Sunday, March 13, 2011


Written in March 2011 during the Wisconsin Union Protests.

No doubt that part of the reason Republicans are pushing these union-related policy changes is to solidify and/or increase their power. No doubt part of the reason the Democrats initially imposed these policies and now resist changing them is a desire to maintain and/or increase their power.

The question we need to ask ourselves is: Which policies will produce a decent future for us and our children/grandchildren?

I think we have to make drastic financial changes. We can't deficit spend forever. We can no longer allow politicians to pay off their supporters with the public purse.

Why are so many of us worked up about the US financial situation? Maybe this will help explain why many feel urgency is necessary:

Imagine that a family yearly income was $50,000 and:

The family currently owes various entities $335,700 (some of whom don't support their values).
The family plans to spend $89,300 this year (adding another $39,300 to their debt).
One spouse suggests modifying this plan to spend $1,430 less ($87,870 - adding another $37,870 to the debt).
The other spouse believes that is way too much and only wants to cut $155 this year ($89,145 - adding another $89,145 to the debt).

Should this family be worried about the predicament it's gotten itself into?

OK, back to unions.  Denying collective bargaining rights to some classes of public workers, or allowing municipalities to do so isn’t unprecedented—18 states currently do so, as does the Federal Government. Virginia and North Carolina have outright bans on public sector collective bargaining. And nearly every state has some sort of restrictions on the scope of collective bargaining – for example, in New York, pension benefits are an excluded subject from collective bargaining.

I'm currently a union member, and I have been one for most of my working life since I got my first job at GM in 1968. Speaking from my personal experience at GM, the union (UAW) killed the American auto industry. No one in the entire factory ever worked more than about 70% or 80% of the day. The final hour and a half or two hours of every shift were spent hanging around, reading, BSing, playing cards, drinking coffee and complaining about Japanese cars. When I first started, I tried to work all day. My co-workers sabotaged my equipment, put parts into bins instead of onto the conveyer lines to slow me down and physically threatened me. The UAW supported and defended these actions.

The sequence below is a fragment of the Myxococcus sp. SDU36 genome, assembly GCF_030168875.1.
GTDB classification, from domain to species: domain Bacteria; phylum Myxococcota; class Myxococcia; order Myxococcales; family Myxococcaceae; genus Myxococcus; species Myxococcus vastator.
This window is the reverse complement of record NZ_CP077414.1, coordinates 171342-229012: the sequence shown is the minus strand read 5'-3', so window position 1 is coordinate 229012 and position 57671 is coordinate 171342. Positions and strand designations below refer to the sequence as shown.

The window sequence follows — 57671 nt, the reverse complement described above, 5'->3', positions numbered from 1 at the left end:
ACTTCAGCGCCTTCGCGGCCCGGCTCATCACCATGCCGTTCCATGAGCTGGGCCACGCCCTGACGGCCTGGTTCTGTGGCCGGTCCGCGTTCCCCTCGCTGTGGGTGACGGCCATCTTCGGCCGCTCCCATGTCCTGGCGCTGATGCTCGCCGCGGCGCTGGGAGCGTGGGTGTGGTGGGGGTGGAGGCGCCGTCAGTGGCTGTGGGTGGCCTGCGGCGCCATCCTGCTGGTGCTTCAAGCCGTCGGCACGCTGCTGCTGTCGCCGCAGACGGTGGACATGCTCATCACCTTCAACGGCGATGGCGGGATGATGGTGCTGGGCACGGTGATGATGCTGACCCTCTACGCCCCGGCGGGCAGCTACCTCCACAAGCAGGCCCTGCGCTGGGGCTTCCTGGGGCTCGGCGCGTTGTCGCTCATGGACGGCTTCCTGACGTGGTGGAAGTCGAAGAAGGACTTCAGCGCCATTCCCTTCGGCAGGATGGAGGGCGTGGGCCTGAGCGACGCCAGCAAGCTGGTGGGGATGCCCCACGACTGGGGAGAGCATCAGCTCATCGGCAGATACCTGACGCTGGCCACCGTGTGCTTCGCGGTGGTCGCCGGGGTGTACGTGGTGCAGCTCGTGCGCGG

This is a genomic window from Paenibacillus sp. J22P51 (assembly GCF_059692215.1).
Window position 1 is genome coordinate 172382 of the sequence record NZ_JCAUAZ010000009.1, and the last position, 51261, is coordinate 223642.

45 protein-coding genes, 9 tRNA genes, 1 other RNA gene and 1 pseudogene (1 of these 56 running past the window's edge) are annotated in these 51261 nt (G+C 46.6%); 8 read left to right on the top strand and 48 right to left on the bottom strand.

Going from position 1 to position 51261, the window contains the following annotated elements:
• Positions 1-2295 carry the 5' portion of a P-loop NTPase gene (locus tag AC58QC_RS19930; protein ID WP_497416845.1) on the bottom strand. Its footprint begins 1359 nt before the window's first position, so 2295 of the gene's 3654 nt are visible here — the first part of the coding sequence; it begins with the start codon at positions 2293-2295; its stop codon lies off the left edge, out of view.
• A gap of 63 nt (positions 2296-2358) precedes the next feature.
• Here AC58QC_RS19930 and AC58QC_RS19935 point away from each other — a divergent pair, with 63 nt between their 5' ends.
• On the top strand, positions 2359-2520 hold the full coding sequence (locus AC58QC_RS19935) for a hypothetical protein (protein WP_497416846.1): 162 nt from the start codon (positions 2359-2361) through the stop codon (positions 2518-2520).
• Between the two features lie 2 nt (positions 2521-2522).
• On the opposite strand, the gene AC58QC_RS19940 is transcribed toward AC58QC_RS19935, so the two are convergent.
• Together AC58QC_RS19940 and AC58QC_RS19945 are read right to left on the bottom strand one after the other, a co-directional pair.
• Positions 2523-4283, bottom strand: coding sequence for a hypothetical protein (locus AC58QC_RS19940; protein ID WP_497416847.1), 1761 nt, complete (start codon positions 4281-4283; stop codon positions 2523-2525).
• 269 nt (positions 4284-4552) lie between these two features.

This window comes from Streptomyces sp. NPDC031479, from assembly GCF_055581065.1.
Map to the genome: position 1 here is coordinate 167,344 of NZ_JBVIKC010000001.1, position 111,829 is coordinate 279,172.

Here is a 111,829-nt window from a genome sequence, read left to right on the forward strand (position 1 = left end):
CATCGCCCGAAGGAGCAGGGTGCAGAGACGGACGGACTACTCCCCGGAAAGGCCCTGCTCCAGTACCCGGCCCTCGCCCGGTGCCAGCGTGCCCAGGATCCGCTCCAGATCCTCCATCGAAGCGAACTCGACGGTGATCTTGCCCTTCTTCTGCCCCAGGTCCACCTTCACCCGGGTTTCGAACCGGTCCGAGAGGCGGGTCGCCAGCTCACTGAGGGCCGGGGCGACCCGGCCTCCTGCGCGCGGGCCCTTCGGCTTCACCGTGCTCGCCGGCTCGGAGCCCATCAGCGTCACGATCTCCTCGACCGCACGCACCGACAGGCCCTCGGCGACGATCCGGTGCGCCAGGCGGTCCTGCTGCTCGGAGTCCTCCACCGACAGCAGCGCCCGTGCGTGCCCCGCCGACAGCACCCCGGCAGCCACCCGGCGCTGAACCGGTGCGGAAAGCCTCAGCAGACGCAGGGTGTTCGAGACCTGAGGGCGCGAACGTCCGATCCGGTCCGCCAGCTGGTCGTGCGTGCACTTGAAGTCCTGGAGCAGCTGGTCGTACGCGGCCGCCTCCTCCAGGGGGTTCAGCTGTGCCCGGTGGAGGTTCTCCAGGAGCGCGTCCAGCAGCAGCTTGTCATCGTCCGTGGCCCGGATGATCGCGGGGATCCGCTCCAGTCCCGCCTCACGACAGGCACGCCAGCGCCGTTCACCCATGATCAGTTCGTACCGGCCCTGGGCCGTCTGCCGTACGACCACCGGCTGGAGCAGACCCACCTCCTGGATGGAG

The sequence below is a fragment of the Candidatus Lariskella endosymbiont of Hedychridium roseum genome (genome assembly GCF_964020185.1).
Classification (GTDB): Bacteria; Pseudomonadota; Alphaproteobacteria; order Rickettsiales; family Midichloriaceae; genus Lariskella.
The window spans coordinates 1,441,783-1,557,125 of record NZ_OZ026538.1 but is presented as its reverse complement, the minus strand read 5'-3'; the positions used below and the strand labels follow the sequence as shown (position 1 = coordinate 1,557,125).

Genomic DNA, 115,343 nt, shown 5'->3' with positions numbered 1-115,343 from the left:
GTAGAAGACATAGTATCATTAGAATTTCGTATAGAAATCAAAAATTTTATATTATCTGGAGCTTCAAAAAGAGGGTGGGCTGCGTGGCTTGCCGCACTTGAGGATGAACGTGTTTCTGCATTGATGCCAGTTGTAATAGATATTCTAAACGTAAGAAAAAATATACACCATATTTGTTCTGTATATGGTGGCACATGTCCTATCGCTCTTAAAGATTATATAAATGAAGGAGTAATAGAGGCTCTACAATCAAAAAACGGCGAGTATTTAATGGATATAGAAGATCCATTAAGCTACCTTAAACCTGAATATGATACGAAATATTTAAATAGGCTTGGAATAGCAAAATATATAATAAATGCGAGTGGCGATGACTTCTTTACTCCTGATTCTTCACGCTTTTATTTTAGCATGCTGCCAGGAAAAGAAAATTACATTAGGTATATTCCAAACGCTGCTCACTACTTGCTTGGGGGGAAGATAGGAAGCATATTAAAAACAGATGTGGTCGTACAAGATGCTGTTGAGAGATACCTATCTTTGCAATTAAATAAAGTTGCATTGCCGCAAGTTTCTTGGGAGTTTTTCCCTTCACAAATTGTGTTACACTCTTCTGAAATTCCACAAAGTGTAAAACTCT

I gave up – I knew I wasn’t going to work there long -- I was going to college at the same time -- so I just did my quota each day and spent the rest of the shift studying.

Another incident that turned me against unions happened when I lived in Shaver Lake, California, about an hour outside Fresno in the Sierra Nevada Mountains.  An acquaintance of mine had been making a decent living building, with the help of a few friends, a "spec house" or two a year.  He never intended to live in them, and he wasn't building them for anyone in particular.  He'd build a house, put it up for sale and use the profits to live off while he built the next one.

He did OK.  Eventually, he got his General Contractor's license. Sometime after this, he had an opportunity to put in a fairly large number of homes on about 40 acres of land.  He was going to do the whole job, roads, water system, underground utilities, etc.  He bought some expensive equipment to do some of this, bulldozer, road grader and, I think, an excavator or large backhoe.

At that time, Shaver Lake was a small community, with no active union presence. When the union guys down in Fresno heard about this project they started pressuring him to hire union guys.  He wanted to hire locals who he knew and trusted, people who'd worked for him before.  None of them were union members, and didn't have union "certification".

Eventually the union thugs came up to the work site one night and vandalized the place.  The wrecked some of the equipment on site (sugar, etc in the fuel, slashed tires, broken glass) stole a lot of things, drove the grader off a cliff and ruined some of the work in progress.

As for the other unions I’ve belonged to, they seemed to exist solely to collect dues. I can’t see that they do anything to improve anyone’s work situation. And they use the dues to support politicians pushing policies I vehemently oppose like abortion, deficit spending, illegal immigration, affirmative action, gun control, corporate bailouts, and on and on.